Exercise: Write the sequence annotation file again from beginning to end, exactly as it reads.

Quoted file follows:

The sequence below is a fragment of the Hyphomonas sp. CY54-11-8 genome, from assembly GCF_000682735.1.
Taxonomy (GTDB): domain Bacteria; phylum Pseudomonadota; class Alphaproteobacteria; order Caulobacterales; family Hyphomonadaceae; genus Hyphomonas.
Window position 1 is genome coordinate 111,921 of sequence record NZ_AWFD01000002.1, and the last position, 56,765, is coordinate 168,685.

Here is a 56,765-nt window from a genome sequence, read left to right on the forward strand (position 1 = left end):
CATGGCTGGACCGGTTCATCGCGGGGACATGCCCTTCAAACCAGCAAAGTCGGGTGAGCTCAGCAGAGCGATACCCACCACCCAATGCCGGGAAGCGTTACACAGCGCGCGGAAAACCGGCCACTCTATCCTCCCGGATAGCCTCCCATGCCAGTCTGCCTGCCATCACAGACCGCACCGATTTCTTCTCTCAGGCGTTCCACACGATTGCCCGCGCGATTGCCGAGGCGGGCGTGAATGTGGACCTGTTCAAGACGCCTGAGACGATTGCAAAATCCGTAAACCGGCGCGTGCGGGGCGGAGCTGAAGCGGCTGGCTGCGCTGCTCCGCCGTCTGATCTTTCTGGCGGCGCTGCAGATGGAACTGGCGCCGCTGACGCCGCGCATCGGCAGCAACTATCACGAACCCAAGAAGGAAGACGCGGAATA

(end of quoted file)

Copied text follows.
The sequence below is a fragment of the Hyphomonas sp. CY54-11-8 genome, from assembly GCF_000682735.1.
Taxonomy (GTDB): domain Bacteria; phylum Pseudomonadota; class Alphaproteobacteria; order Caulobacterales; family Hyphomonadaceae; genus Hyphomonas.
Window position 1 is genome coordinate 111,921 of sequence record NZ_AWFD01000002.1, and the last position, 56,765, is coordinate 168,685.

Here is a 56,765-nt window from a genome sequence, read left to right on the forward strand (position 1 = left end):
CATGGCTGGACCGGTTCATCGCGGGGACATGCCCTTCAAACCAGCAAAGTCGGGTGAGCTCAGCAGAGCGATACCCACCACCCAATGCCGGGAAGCGTTACACAGCGCGCGGAAAACCGGCCACTCTATCCTCCCGGATAGCCTCCCATGCCAGTCTGCCTGCCATCACAGACCGCACCGATTTCTTCTCTCAGGCGTTCCACACGATTGCCCGCGCGATTGCCGAGGCGGGCGTGAATGTGGACCTGTTCAAGACGCCTGAGACGATTGCAAAATCCGTAAACCGGCGCGTGCGGGGCGGAGCTGAAGCGGCTGGCTGCGCTGCTCCGCCGTCTGATCTTTCTGGCGGCGCTGCAGATGGAACTGGCGCCGCTGACGCCGCGCATCGGCAGCAACTATCACGAACCCAAGAAGGAAGACGCGGAATA